Face-to-face conferences a luxury the planet can no longer afford

Covid-19 has proven the feasibility of online conferences. But as we emerge from the pandemic, will we slip back into our old ways?

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(Clockwise from top left) Chelsea Miya, Oliver Rossier and Geoffrey Rockwell are co-editors of a new essay collection that makes the case for eco-conscious approaches to academic research—including rethinking the need for in-person conferences. (Photo: Supplied)

As a conference co-ordinator, Oliver Rossier couldn’t believe the sheer waste of time, money and carbon it took to fly an international scholar to Edmonton for a one-hour lecture.

“I tried to set up workshops with graduate students and other researchers the following day, but he had to get on a plane right after his talk,” said the senior officer for the Arts Collaboration Enterprise in the University of Alberta’s Faculty of Arts.

“He was in airplanes longer than he was on the ground.”

Rossier and colleague Geoffrey Rockwell – renowned professor of philosophy and digital humanities – have been advocating for virtual academic conferences for years, most notably with their annual Around the World online conference on digital culture, hosted by the U of A’s Kule Institute for Advanced Study.

“Face-to-face conferences are a valued ritual that needs to be rethought given the carbon cost of air travel,” said Rockwell. “We in the academy need to take responsibility for our institutional actions in the face of climate change.”

The problem of in-person conferences, and the responsibility to deal with it, are among the topics in Right Research: Modelling Sustainable Research Practices in the Anthropocenea collection of essays the two are releasing along with doctoral candidate Chelsea Miya.

Contributors to the collection – which includes academic articles, photo essays and installations – take eco-conscious approaches to research, from recycling lab waste to measuring computational energy.

“If you are an academic administrator or concerned about the sustainability of the practices in your discipline, this book will give you ideas about how universities can change for the better,” said Rockwell.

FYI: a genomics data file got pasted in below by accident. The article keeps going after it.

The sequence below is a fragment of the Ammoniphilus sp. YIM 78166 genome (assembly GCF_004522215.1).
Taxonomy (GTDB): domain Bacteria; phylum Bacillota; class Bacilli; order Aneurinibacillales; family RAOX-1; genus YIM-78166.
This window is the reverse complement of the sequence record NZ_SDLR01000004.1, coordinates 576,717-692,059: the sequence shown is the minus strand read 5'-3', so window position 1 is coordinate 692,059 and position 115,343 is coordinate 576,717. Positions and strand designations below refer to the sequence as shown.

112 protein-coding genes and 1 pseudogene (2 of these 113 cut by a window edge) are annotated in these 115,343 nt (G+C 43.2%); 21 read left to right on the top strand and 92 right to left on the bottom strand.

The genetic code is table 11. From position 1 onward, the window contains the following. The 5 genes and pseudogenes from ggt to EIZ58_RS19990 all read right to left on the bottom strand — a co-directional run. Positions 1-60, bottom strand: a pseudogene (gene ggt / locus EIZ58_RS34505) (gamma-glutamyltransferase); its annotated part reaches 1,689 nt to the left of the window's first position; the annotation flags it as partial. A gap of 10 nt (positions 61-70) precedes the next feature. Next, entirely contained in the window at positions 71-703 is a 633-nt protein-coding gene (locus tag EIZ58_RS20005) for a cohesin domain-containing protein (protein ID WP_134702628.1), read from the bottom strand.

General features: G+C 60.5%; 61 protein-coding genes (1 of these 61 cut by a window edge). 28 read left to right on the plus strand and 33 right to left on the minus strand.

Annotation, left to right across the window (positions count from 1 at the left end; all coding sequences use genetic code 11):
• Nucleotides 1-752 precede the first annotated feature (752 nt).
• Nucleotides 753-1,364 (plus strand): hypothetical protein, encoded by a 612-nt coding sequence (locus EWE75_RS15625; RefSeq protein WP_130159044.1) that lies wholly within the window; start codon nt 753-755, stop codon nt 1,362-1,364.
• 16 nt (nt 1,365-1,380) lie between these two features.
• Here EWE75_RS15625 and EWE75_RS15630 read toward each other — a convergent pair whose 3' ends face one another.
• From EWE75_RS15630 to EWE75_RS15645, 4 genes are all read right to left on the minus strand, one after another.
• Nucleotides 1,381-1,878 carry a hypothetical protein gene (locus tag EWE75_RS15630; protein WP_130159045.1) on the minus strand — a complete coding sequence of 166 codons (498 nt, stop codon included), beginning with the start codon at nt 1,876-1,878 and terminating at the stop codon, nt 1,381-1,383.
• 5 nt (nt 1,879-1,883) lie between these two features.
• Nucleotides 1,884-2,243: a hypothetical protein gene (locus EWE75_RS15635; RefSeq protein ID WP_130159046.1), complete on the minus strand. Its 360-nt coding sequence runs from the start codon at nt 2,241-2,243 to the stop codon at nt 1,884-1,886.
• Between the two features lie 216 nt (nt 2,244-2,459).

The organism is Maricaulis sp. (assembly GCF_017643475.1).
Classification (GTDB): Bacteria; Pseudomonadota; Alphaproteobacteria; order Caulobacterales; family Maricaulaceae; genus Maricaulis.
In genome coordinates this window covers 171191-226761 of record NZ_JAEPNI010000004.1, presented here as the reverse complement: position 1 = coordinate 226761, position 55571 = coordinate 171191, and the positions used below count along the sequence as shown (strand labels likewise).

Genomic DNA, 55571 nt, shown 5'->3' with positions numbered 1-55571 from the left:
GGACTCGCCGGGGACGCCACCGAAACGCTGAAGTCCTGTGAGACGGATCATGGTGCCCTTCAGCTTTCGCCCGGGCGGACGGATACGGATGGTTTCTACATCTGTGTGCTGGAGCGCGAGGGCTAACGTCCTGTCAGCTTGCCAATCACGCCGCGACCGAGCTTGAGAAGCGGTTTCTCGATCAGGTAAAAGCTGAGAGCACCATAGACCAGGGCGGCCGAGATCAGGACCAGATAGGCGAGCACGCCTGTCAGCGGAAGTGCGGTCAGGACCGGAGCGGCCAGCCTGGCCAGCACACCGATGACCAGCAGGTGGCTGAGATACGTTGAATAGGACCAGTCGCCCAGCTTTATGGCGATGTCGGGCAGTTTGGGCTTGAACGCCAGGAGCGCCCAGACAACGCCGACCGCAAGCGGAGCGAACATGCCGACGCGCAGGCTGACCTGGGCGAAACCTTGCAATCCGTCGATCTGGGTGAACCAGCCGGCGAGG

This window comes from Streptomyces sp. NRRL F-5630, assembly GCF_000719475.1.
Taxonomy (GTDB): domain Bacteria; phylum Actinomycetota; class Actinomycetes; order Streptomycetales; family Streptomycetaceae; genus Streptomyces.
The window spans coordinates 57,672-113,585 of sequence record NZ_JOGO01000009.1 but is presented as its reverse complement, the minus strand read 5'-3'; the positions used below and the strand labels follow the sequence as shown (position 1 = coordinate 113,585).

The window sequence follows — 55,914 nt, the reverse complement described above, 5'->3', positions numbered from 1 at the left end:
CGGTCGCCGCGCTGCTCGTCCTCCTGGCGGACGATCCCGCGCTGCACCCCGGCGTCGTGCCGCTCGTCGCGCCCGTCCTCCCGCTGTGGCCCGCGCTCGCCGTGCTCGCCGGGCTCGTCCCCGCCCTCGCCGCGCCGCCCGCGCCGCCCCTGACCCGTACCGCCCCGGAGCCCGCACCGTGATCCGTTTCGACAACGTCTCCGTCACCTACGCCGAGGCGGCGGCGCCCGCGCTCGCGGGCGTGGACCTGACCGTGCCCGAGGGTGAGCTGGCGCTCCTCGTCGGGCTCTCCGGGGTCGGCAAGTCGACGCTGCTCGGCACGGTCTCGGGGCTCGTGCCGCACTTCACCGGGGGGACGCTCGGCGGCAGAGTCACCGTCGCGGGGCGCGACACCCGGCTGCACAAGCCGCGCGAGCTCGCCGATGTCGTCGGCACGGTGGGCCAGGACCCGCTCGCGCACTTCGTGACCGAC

The inescapable albatross of Right Researchhowever, is the conventional, in-person academic conference. When Around the World launched in 2013 to challenge that model, it was considered an “experiment” to see whether virtual conferences could actually work.

The numbers proved impressive. The online conference hosted 44 researchers from 12 countries who gave 260 presentations each year, saving more than $240,000 in-flight costs, almost five million km of travel and an average of 300 tonnes of CO2 emissions.

That’s equivalent to burning energy for 32 homes, or driving 64 passenger vehicles for one year, according to the U.S. Environmental Protection Agency.

“In other words, the carbon footprint avoided by the e-conference model amounted to nearly one-quarter of all conference presenters not driving their cars for a year,” said Rossier.

COVID-19 has thrown all of this into stark relief, as people around the world are discovering the benefits – and limits – of connecting virtually. But even as recently as 2019, the idea of convening online was a hard sell, Rossier said.

“People kept saying you cannot run conferences online. I offered to present the idea to a national body that looks at how universities are run, arguing that e-conferencing not only saves a lot of money but makes the content and research much more accessible.

“I was turned down – they wouldn’t even talk about it as a topic.”

This despite the fact that flying accounts for roughly a third of the carbon emissions produced by a typical academic institution, according to one study out of UC Santa Barbara.

Looking at its own carbon footprint, the California university found that air travel by its academics annually released more than 55 million pounds (25 million kg) of CO2 or equivalent gases directly into the upper atmosphere – the equivalent of the annual carbon footprint of a city of 27,500 people in the Philippines.